Thursday, January 29, 2015

Hell in Triumph, or the Devil has got his own, 1779

"Hell in Triumph or The Devil has got his own," 1779, Library of Congress.

The First Battle of Ushant in 1778 is important for several reasons. It was the first major fleet action between the French and the British in the American Revolutionary War, It was also the first battle that the legendary Victory fought in. The battle, however, is not remembered for these reasons, but for the political squabbles that came out of them.

Tactically a draw, the British suffered far more casualties than the French, and the battle was abandoned when Admiral Sir Hugh Palliser failed to obey the signals of the commanding Admiral Augustus Keppel. Though legendary in his own right, Keppel was not entirely free from blame for the outcome of the Battle of Ushant either. Accusations flew back and forth between the two admirals, exacerbated by the Whig-Tory divide between them. Both men were tried by courts martial and acquitted, but the damage was done. Keppel's astounding naval career was over, but he became a political figurehead for the opposition in Parliament. After the fall of the North Administration in 1782, Keppel's political career was briefly revived with his appointment to First Lord of the Admiralty. This was not to last: he resigned after the Treaty of Paris the next year.

This political cartoon is part of the Whig victory lap in the wake of Keppel's acquittal. It portrays Sir Hugh being dragged by demons into the waiting maw of Satan, clutching an altered log book. Behind him stands Keppel's Whig ally Hood. The corpses of Byng and an unidentified admiral, who rise from their graves, condemn Palliser.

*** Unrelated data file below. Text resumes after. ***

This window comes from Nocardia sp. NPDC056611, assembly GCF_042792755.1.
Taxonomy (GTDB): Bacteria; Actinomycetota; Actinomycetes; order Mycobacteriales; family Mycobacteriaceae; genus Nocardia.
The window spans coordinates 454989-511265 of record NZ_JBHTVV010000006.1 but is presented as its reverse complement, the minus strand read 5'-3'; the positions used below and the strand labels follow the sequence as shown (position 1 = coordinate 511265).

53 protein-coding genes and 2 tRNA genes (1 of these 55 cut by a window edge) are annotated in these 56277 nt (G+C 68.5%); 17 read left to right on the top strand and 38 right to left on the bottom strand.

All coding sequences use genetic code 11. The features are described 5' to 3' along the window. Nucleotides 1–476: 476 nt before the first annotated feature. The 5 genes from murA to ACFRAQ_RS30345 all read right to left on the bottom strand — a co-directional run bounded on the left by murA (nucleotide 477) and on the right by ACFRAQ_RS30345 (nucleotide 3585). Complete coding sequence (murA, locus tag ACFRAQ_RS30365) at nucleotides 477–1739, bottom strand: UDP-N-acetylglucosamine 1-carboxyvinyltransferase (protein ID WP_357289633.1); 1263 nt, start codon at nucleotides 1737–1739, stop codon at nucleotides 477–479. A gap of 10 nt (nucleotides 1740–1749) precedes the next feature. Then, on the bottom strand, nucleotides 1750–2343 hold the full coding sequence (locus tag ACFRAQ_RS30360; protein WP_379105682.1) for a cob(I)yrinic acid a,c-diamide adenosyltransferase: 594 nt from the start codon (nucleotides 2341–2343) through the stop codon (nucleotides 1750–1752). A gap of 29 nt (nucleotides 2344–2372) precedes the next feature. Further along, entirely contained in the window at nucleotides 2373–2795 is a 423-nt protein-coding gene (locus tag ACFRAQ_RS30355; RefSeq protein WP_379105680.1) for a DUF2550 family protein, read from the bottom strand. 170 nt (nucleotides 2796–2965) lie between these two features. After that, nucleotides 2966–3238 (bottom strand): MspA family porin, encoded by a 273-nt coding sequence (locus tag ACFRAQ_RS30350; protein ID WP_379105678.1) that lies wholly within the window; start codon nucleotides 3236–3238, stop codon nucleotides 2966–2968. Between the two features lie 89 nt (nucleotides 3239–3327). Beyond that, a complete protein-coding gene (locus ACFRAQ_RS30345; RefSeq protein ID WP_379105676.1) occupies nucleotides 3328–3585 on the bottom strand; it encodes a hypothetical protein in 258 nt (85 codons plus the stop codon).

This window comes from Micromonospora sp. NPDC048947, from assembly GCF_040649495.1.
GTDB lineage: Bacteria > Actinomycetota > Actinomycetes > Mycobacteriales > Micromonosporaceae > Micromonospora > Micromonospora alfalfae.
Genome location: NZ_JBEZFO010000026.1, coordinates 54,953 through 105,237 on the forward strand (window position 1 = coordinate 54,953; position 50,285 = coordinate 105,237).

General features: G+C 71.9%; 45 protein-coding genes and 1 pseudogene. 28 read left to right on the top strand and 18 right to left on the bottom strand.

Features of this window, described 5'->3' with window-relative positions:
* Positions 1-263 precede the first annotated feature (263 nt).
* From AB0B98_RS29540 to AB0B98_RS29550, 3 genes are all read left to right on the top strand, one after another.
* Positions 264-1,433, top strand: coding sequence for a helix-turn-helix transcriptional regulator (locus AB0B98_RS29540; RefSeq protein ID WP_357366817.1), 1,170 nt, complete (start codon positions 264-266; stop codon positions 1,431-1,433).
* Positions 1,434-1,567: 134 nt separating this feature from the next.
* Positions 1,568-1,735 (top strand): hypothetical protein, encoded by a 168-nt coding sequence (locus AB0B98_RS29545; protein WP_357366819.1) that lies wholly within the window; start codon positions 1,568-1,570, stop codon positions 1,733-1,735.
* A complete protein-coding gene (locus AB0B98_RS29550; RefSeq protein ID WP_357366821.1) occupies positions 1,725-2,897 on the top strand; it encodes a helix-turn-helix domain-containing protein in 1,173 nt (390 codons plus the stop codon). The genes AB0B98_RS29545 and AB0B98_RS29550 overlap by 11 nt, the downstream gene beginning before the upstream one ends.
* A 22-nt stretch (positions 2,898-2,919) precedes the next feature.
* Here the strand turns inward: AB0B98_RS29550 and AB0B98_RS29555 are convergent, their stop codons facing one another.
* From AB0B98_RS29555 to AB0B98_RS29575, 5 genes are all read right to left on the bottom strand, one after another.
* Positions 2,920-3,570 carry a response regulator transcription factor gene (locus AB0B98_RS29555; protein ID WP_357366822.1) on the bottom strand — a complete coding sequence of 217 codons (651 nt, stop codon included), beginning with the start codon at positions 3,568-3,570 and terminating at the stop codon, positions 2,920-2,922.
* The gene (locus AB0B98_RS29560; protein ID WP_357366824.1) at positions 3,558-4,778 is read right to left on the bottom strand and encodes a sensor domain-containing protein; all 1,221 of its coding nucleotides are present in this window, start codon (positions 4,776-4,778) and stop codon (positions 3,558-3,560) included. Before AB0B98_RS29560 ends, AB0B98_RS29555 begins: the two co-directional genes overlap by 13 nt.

Beside an angel trumpeting Keppel as a hero, three sailors gather around a table with glasses of punch. Raising his glass in toast, a tarpaulin sings out: "Come Jack, push the Grog about. Brave Keppel forever & damn him who wou'd stay to knot & splice whilst ye French are in sight." To this Jack replies, "Aye damn him. I would have parted with a Leg rather than he had been with us." Seat at center is a third who joins in: "Aye Jack, but the Devil always betrays his Friends & he has Hood-winked him at least."

It is comforting to know that I'm part of a long tradition of terrible puns.

The standing sailor has a short brimmed plain round hat in one hand, and a tall glass in the other. His jacket is single breasted, and he wears a closely tied and short plain white neckcloth. Seated before him and delivering his pun is a tar with a cap (possibly knit, but there isn't enough detail to be certain). His jacket has button down mariner's cuffs, and appears to be single vented at the back. It is possible that the jacket is triple vented, but hidden by the chair. His trousers have narrow vertical stripes, and end well above the ankle.

Jack wears a cap as well, and a single breasted jacket with cuffs that match that of his mate. His neckcloth is also white and short. Jack wears slops that end at about the top of the calf, showing off his stockings and pointed toe shoes with rectangular buckles.

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